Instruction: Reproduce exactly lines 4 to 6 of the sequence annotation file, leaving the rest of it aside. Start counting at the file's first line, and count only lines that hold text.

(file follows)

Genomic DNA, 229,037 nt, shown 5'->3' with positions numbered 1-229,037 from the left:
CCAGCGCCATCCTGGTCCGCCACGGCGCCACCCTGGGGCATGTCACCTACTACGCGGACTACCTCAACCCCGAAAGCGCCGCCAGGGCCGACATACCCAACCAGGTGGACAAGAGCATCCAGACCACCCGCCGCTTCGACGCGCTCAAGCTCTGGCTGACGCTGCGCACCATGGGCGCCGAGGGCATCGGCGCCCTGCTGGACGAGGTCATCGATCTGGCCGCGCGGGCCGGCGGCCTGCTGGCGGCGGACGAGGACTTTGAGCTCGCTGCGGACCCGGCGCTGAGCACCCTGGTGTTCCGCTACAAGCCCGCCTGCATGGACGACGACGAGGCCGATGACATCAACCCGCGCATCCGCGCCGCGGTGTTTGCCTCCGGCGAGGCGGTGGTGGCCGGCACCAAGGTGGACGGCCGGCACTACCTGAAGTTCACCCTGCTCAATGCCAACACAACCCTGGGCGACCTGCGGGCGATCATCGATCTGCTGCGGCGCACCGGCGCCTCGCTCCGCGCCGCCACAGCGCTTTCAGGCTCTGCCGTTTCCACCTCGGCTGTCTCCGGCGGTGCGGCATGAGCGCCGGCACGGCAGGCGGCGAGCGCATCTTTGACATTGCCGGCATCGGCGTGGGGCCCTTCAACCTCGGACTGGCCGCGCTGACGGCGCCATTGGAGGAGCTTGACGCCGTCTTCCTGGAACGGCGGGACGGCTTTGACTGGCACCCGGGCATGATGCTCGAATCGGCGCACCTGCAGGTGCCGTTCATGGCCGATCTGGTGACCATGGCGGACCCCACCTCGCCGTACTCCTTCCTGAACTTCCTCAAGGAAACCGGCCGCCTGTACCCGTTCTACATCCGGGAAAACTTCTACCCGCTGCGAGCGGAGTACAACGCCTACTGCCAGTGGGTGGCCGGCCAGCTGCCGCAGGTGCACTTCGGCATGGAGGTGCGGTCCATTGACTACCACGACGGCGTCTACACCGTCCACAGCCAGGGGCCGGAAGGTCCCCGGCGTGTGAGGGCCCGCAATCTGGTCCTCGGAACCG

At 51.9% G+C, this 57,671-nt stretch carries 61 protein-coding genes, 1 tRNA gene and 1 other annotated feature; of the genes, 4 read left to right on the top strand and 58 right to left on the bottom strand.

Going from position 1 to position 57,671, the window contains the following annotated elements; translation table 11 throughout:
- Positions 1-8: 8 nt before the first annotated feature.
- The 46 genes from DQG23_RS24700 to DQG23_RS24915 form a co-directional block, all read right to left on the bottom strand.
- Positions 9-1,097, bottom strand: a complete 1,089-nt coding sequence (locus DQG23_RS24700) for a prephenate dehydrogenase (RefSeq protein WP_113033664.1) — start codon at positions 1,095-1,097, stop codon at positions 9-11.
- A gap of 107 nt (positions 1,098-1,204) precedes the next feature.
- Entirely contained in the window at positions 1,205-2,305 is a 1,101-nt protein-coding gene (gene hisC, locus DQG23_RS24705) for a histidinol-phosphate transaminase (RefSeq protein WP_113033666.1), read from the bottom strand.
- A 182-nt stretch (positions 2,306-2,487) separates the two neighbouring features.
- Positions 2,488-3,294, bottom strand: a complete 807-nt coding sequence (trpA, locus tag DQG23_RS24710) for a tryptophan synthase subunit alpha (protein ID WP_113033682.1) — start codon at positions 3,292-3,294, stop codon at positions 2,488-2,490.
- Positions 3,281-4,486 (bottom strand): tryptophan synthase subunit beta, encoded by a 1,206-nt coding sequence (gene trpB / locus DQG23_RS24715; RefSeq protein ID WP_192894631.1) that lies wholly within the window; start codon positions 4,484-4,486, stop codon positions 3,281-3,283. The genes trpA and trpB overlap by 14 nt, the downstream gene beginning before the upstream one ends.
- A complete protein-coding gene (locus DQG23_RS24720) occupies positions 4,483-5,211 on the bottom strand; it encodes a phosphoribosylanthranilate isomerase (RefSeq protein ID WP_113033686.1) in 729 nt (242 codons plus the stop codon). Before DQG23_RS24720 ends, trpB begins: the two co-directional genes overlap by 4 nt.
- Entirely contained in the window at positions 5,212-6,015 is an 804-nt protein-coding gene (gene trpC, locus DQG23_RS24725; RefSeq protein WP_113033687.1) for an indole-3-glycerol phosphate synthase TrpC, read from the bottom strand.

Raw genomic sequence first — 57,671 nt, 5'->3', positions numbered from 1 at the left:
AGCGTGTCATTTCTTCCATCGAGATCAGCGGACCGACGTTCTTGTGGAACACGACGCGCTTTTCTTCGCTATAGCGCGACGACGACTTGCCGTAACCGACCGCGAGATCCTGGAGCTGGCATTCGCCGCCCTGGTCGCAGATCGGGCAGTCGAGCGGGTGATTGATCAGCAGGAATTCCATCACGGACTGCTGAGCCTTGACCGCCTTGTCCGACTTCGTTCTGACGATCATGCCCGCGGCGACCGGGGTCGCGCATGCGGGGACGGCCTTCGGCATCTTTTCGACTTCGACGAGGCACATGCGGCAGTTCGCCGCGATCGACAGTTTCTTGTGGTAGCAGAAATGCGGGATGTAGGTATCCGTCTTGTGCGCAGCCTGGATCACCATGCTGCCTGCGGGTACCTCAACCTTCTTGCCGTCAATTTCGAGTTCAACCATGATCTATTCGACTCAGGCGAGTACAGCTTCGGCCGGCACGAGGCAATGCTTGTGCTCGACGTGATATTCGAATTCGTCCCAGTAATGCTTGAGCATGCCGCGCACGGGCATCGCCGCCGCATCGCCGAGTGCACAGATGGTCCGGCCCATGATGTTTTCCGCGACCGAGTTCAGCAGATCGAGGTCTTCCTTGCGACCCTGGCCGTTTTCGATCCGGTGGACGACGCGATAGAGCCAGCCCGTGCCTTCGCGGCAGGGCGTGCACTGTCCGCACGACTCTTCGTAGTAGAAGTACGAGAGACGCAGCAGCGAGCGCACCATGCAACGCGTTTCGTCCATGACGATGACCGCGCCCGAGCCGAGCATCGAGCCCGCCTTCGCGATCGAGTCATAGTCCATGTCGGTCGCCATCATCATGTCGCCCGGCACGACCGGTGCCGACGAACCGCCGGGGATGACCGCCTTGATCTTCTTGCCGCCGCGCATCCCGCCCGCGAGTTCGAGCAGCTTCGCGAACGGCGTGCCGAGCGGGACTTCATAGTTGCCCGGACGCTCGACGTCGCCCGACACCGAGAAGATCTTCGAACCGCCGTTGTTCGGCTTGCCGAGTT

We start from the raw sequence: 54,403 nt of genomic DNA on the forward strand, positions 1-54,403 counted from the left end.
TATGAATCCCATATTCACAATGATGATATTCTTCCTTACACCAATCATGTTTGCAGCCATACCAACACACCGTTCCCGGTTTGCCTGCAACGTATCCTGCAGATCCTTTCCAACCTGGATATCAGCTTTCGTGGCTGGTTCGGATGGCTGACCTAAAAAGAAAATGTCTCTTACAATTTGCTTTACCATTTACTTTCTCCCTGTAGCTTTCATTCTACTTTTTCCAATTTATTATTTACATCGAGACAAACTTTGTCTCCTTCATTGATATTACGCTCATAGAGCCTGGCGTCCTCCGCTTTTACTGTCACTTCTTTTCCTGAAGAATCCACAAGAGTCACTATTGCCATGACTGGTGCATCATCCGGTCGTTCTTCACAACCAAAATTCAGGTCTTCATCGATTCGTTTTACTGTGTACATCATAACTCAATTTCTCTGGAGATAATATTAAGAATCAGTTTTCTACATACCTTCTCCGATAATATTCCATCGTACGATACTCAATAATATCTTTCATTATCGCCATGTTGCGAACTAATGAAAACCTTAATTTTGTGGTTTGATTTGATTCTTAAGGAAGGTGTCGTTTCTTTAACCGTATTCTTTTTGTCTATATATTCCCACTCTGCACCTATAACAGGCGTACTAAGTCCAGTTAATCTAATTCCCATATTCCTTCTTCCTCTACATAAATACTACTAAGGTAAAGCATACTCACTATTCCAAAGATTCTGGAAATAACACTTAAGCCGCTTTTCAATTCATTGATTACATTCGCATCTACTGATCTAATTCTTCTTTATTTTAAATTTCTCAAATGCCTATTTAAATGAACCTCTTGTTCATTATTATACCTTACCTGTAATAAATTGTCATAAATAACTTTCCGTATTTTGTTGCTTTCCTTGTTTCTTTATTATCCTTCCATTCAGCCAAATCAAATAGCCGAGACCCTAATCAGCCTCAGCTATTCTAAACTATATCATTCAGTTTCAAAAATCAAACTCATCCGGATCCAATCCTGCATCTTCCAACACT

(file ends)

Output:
Going from position 1 to position 57,671, the window contains the following annotated elements; translation table 11 throughout:
- Positions 1-8: 8 nt before the first annotated feature.
- The 46 genes from DQG23_RS24700 to DQG23_RS24915 form a co-directional block, all read right to left on the bottom strand.